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Meta Kills a Crucial Transparency Tool At the Worst Possible Time

๐ŸŒˆ Abstract

The article discusses Meta's decision to shut down CrowdTangle, a social media monitoring and transparency tool used by journalists and researchers to track the spread of misinformation. It explores the tensions around tech companies rolling back transparency and security measures as the world enters a major election year, and the need for regulators and elected officials to set clear expectations for how these platforms should operate.

๐Ÿ™‹ Q&A

[01] Meta's Decision to Shut Down CrowdTangle

1. What are the key points about Meta's decision to shut down CrowdTangle?

  • Meta announced it will be shutting down CrowdTangle, a tool that has allowed journalists and researchers to track the spread of misinformation, on August 14, 2024, just months before the US presidential election
  • Meta says it is replacing CrowdTangle with a new Content Library API, which will require researchers and nonprofits to apply for access to the company's data
  • The Mozilla Foundation and 140 other civil society organizations have protested that the new offering lacks much of CrowdTangle's functionality, and have asked Meta to keep the original tool operating until January 2025

2. What is Meta's response to the criticism about the new Content Library API?

  • Meta spokesperson Andy Stone said the groups' claims "are just wrong," and that the new Content Library will contain "more comprehensive data than CrowdTangle" and be made available to nonprofits, academics, and election integrity experts
  • When asked why commercial newsrooms like WIRED are to be excluded from the Content Library, Meta spokesperson Eric Porterfield said it was "built for research purposes" and that journalists could use commercial social network analysis tools or "partner with an academic institution" to access the data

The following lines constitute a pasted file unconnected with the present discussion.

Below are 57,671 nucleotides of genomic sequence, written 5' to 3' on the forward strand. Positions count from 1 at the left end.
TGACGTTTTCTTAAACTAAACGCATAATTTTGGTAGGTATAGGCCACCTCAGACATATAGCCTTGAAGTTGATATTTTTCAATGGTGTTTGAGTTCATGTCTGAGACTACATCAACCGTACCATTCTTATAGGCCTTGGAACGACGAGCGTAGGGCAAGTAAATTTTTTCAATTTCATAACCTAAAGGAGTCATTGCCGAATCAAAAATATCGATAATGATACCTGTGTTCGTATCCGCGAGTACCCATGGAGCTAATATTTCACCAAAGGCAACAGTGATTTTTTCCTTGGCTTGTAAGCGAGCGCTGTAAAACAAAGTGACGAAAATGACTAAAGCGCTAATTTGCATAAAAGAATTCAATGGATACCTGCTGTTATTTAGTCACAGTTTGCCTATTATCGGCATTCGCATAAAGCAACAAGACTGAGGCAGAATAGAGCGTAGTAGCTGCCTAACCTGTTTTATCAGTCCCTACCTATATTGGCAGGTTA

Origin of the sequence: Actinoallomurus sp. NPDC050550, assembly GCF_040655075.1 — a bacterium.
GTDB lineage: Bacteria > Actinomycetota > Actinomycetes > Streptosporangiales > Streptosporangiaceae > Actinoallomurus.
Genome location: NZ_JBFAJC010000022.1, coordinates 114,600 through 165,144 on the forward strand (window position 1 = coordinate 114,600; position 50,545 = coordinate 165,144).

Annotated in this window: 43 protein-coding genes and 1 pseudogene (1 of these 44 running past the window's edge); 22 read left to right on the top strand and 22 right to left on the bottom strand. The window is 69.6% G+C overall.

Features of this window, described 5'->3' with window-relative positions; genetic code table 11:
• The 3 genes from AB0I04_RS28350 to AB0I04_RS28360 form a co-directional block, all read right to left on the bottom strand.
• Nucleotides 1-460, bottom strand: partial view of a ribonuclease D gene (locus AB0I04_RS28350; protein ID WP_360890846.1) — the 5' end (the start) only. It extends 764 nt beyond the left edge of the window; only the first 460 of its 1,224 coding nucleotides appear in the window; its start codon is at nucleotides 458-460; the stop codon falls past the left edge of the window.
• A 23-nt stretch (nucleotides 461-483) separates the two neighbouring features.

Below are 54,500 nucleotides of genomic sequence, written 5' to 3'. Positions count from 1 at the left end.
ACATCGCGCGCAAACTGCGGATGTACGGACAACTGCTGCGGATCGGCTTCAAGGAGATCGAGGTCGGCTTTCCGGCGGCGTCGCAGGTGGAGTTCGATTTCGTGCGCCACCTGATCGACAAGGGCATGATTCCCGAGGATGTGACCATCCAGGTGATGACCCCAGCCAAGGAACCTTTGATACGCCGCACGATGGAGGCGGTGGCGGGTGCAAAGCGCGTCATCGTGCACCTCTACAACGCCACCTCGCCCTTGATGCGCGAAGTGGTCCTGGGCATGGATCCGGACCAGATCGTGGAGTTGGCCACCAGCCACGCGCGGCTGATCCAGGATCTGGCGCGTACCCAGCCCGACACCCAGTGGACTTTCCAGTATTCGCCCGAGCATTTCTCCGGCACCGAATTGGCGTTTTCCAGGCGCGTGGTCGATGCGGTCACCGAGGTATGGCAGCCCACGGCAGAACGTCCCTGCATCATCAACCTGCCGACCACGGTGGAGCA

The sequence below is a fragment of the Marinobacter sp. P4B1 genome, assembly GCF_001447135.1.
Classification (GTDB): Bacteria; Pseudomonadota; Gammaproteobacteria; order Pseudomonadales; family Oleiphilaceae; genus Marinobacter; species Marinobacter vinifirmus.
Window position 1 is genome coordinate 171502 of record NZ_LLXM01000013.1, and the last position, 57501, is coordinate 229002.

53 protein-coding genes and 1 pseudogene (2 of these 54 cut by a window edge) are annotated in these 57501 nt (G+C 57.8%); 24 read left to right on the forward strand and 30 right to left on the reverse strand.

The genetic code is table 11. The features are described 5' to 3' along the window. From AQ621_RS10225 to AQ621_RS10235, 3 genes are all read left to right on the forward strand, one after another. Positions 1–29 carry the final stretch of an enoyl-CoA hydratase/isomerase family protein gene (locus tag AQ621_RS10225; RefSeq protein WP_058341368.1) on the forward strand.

[02] Perspectives on Transparency and Accountability

1. What is Brandon Silverman's perspective on the tension around CrowdTangle belonging to Meta?

  • Silverman, the co-founder and former CEO of CrowdTangle, believes Meta is moving out of the news industry entirely, and that the responsibility that comes with hosting news on their platform was not worth the cost to do it responsibly
  • Silverman's takeaway is that if this work is to truly serve civil society, it cannot be done inside the tech companies themselves, and that regulators and elected officials need to decide what we as a society expect from these platforms and make those demands legally required

2. What does Silverman see as the path forward for increasing transparency and data access?

  • Silverman believes we are at the beginning of an ecosystem of better tools, with the EU's Digital Services Act requiring qualifying platforms to provide real-time access to public data
  • He sees a universe where more data is available than ever before, and the next step is funding and efforts to build open-source tools that can analyze this data for election protection and fact-checking
  • Silverman says international standards and awareness-raising are needed to ensure researchers, including journalists, can access and utilize these new data programs
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